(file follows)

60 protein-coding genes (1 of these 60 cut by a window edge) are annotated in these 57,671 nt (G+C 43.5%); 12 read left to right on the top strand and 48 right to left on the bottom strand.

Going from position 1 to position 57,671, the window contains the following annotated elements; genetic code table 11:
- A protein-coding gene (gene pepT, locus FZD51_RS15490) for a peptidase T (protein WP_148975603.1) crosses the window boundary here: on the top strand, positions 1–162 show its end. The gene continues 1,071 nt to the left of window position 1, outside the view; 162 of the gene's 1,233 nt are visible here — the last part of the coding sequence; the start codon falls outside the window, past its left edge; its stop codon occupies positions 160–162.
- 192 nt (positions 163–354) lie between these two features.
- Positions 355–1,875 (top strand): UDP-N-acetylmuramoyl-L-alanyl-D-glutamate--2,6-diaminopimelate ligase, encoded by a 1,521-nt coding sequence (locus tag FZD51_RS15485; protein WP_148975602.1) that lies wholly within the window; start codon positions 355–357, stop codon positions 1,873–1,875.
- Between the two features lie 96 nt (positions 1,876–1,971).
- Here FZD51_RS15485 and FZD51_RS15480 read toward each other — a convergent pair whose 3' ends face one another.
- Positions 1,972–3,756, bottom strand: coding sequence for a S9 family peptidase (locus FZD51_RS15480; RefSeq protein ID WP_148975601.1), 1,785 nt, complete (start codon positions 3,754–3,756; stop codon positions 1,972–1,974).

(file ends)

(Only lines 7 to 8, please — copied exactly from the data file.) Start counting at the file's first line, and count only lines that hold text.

- Here FZD51_RS15485 and FZD51_RS15480 read toward each other — a convergent pair whose 3' ends face one another.
- Positions 1,972–3,756, bottom strand: coding sequence for a S9 family peptidase (locus FZD51_RS15480; RefSeq protein ID WP_148975601.1), 1,785 nt, complete (start codon positions 3,754–3,756; stop codon positions 1,972–1,974).